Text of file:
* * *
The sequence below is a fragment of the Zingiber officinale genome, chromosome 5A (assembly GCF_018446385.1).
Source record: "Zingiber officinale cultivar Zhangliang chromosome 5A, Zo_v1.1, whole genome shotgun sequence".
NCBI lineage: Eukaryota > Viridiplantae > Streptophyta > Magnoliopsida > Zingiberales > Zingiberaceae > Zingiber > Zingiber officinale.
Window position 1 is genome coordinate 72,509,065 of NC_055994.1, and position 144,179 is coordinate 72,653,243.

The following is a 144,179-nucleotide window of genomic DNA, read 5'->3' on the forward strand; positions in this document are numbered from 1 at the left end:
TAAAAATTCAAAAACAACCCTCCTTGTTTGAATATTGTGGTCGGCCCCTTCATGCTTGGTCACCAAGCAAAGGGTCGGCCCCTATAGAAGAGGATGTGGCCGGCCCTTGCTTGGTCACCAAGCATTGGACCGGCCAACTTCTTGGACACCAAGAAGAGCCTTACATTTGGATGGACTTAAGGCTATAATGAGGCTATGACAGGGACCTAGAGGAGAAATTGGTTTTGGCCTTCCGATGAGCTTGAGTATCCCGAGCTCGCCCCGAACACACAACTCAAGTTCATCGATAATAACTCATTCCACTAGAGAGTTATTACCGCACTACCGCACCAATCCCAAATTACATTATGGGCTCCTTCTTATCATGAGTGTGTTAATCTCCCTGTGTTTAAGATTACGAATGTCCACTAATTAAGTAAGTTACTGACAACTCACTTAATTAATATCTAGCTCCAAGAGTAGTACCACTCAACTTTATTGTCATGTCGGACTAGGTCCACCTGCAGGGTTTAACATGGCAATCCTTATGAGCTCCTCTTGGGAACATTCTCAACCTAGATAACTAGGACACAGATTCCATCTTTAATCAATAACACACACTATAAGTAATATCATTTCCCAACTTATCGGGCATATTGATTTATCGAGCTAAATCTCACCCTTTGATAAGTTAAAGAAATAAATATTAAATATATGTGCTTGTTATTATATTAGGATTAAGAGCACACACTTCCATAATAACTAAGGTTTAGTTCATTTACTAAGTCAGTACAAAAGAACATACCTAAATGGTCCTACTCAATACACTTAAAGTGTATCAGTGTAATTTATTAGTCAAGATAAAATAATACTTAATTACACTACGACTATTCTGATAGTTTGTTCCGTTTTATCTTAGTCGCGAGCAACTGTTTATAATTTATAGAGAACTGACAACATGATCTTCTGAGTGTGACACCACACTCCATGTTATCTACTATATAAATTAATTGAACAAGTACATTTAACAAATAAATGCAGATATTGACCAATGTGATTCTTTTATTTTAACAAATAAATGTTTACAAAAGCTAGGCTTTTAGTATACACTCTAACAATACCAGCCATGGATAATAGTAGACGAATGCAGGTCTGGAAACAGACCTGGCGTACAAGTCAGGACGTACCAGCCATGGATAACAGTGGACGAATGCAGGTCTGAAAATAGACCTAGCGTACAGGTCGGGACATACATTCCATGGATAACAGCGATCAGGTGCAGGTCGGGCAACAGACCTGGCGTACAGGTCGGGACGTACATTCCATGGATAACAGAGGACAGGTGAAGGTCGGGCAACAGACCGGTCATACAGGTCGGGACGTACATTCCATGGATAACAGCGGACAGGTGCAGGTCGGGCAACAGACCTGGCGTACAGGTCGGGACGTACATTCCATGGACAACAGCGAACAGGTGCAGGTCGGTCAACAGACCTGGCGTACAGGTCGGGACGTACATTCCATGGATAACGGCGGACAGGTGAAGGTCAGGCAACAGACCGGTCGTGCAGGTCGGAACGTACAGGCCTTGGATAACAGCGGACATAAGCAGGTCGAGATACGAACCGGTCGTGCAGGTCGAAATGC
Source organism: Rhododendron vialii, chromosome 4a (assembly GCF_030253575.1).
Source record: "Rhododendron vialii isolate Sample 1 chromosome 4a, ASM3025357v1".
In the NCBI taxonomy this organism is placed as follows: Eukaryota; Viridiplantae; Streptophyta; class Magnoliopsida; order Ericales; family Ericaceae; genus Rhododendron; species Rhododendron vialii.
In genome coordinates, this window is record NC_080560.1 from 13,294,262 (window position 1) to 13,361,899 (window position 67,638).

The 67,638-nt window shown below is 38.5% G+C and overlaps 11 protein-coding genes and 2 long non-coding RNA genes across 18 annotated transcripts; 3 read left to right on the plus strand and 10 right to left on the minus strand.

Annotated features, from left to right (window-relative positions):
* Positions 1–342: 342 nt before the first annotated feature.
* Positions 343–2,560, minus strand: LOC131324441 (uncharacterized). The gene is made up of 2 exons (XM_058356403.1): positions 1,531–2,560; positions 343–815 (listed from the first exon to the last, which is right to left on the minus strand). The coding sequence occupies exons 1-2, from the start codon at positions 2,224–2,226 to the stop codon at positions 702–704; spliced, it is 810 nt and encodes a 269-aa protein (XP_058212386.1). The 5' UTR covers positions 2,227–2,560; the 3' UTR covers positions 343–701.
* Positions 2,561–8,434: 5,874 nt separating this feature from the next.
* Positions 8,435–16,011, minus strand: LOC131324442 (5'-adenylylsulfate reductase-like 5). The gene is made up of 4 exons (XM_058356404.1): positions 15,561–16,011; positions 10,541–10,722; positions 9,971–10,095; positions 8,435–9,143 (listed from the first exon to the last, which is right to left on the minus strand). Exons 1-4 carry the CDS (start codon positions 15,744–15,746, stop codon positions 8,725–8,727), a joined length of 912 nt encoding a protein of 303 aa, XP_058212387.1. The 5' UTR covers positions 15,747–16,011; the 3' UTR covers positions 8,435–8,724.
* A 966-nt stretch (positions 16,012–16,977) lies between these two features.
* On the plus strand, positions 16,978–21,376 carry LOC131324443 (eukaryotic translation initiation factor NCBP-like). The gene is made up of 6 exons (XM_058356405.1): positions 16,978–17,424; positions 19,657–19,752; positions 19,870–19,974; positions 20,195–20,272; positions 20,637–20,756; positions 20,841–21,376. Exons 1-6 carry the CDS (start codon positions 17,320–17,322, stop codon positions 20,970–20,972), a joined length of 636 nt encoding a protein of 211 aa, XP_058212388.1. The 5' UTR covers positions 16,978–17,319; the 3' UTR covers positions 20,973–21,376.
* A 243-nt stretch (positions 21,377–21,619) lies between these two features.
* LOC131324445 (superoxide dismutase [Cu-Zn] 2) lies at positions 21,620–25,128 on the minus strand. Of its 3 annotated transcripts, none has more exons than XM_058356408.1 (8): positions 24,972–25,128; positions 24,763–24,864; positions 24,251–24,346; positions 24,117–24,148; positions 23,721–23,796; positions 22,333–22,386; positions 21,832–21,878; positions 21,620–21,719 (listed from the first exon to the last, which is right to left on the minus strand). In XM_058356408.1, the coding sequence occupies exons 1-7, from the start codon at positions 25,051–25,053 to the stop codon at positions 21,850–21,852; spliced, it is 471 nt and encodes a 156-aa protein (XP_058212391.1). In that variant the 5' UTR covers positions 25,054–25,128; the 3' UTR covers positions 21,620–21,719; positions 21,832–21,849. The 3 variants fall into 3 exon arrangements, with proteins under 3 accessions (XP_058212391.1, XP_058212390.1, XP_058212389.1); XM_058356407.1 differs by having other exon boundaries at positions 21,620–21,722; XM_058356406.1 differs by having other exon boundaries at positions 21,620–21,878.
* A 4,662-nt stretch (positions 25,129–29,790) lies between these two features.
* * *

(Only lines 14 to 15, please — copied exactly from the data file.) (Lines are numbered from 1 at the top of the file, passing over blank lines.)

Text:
* Positions 343–2,560, minus strand: LOC131324441 (uncharacterized). The gene is made up of 2 exons (XM_058356403.1): positions 1,531–2,560; positions 343–815 (listed from the first exon to the last, which is right to left on the minus strand). The coding sequence occupies exons 1-2, from the start codon at positions 2,224–2,226 to the stop codon at positions 702–704; spliced, it is 810 nt and encodes a 269-aa protein (XP_058212386.1). The 5' UTR covers positions 2,227–2,560; the 3' UTR covers positions 343–701.
* Positions 2,561–8,434: 5,874 nt separating this feature from the next.